then like you say... i feel i have scrambled egg all over my face. LOL.
    i sometimes simply need a quiet spell from my own inner voice.
    and yes. when i used to draw children's portraits i could lose myself for hours on end. and couldn't wait to get to the board in the morning.
    those days are long gone now. i have no desire to go there again.
    these days i simply let the day unfold at whatever speed it chooses.
    just so happy in my retirement. never bored!
    and i love my visits to valley view. if you should ever need a break... i'll simply read all the archives again til you return! xoxo

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    1. As always, Tammy, thanks so much for your comment. I'm taking these comments from you wonderful blog friends to heart and trying to learn from them. I can just picture you leaping out of bed in the morning ready to go! I'll work on getting my leap back too!

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  4. Yes, it's those tedious day-to-day chores that bog us down. I know exactly what you're saying, and as usual, you said it so well. However, I guess I've let my blog become my project - my outlet - my escape. There have been times when it has become a chore and there have been many times I've almost given it up, but then I get a tiny spark of creativity (or something close to that), and suddenly, I'm enjoying typing another blog post. Hang in there, Dewena. laurie

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    1. Laurie, you four that have commented above are wise and I'm reading every encouraging word. There is no way I could give up the joy of being a part of my blog friends' lives. I just may need to be a little less active and get back to some of the other things I'm needing. I'm going to figure this thing out, with God's help and guidance.

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  5. Hello my friend,

    How timely this post of yours is for me! I cannot stress the importance of having a project on the go, the longer it takes, the better, I say, because a work in progress takes constant thought, attention and practice; you're always 'afoot'. To me, that implies motion, you're heading somewhere with something, sometimes, uncertain, which makes it all the more exciting, does it not? When you do reach your goal, it is a reward in itself. Creativity, in its many magical forms, is a blessing in one's life, as it awakens the spirit and the mind to dreams fulfilled, once imagined!

    Thank you so kindly for these most inspiring words of Robert Grudin and your own; they are to be read more than once!

    Poppy:)

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    1. Yes! Thank you, Poppy. It's wonderful that you blog friends understand and feel the same things yourself.

      I noticed on the blogroll that you have a post up about coffee and longevity. I probably need to read that! I'm afraid that I don't drink coffee, never have but love the smell of it. After supper tonight I'll read your post and maybe be convinced to give it a try again.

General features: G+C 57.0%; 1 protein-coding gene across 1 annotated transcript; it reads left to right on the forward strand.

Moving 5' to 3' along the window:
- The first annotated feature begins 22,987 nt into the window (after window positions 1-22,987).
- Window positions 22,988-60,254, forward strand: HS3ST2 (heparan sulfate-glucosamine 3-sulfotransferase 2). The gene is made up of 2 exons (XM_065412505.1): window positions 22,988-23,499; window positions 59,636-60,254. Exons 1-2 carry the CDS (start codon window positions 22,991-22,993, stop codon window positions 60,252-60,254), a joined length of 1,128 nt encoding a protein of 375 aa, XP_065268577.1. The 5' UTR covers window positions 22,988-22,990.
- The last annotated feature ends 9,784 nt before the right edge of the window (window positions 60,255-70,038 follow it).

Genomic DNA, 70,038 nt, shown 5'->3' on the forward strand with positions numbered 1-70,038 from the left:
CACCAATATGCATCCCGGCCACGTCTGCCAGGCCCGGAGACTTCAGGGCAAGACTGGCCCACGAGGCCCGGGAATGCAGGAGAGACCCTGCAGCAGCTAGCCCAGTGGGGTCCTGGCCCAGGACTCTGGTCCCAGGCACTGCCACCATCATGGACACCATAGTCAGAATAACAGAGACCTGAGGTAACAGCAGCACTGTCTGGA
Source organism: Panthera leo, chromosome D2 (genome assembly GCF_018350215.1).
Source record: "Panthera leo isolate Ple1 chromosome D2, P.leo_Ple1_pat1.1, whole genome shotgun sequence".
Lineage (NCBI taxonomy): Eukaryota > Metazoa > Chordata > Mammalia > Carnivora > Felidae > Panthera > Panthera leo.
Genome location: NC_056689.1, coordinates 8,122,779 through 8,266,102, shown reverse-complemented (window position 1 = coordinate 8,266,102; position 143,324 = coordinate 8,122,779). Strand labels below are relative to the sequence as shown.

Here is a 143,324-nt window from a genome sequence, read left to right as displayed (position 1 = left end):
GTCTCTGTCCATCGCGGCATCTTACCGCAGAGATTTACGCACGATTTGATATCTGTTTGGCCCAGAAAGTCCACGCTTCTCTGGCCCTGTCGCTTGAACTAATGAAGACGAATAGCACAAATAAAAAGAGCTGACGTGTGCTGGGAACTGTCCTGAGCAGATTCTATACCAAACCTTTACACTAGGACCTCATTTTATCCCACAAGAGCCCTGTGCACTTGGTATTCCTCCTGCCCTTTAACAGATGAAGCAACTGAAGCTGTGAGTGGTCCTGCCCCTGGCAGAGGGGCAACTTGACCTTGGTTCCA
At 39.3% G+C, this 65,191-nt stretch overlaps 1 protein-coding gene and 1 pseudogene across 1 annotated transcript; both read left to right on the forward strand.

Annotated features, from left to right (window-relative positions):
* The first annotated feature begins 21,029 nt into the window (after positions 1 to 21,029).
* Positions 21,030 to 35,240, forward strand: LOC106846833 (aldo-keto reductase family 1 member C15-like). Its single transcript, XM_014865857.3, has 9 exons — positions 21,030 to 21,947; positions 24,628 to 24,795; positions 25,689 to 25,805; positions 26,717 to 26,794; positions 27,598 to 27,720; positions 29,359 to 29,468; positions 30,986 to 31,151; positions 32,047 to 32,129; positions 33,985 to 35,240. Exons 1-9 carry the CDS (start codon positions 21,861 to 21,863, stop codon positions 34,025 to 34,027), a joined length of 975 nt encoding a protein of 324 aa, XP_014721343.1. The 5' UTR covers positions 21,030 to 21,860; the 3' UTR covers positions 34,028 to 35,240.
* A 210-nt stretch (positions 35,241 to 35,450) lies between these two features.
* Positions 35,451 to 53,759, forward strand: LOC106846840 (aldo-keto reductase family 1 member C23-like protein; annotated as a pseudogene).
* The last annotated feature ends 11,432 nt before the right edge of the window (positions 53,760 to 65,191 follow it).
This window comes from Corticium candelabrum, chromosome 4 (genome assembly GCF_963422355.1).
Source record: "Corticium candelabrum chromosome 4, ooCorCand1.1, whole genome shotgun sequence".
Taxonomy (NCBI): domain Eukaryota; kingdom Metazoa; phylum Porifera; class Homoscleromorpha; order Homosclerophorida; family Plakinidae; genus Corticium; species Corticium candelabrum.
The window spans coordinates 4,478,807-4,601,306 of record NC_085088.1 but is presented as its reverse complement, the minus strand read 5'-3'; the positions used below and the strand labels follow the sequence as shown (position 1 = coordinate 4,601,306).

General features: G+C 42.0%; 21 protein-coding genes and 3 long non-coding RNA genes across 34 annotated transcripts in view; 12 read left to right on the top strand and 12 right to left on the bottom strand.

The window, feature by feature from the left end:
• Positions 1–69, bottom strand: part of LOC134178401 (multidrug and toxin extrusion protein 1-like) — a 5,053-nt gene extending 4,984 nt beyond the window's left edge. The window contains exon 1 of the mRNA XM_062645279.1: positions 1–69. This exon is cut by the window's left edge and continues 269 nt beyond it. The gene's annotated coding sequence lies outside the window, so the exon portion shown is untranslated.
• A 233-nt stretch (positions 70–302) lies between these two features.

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  6. Hi Dewena,

    I love projects, obviously, since I have been involved in one for six months now. I think staying busy is life giving and doing nothing is death. But the key word is balance....we need to remember this in all we do.

    I also believe that all of us have periods of feeling dormant and they are necessary...these times give us pause for changes in our lives. Not fighting these times makes them go faster for me. Remember a tree loses its leaves before it becomes beautiful again.

    Love your dear post, as always!

    Barb

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  7. Finding a balance is not always easy. I like to remind my family that I am bipolar. lol.....some days I never know who I will be. But I do find that exercise just makes me feel so much better. :)

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  8. LOL! We all need a GONE FISHIN' sign to hang on our lives! Have a great time!

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  9. Yes! I LOVE having projects afoot. If I don't, I feel sad for that seems to mean that no one desires anything from me...I feel a loss of connection.

    But, sometimes, I need a break from all the volunteerism that sometimes takes me over. Gone fishin' sounds good right about then. Or a change of pace. That's what happened to me last week. I just had to take a sabbatical on abbey style home for I feel I've explored the theme all I can and am just plain out of new ideas...I'm starting to repeat myself. So I jumped off the wagon and onto another. A new blog that might take me in other directions, yet to be discovered...there's a certain amount of excitement and mental activity in that :)

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  10. I do, and I can't wait to see your projects! YAY!

    "I see the glass not only as half full but full of sparkling fizz and pink bubbles." I love this! I can see that in you.

    Enjoy your "fishing trip."

    xo,
    RJ

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  11. I read this a while ago, and have been thinking about it ever since. The quote reminds me of some words an older mason said: Keep busy, don't worry about nothin.' And indeed when he stopped being busy, he got sad and died.
    I have made a change in my life. I'm not listening to news. I've not watched tv news since I was a kid, but I do listen. But I've found that I simply cannot absorb all the sorrow in this world, and the feeling of helplessness that goes with it. I can't hear about one more person dying, and still keep my own equilibrium. I need to live my life in my own quiet way.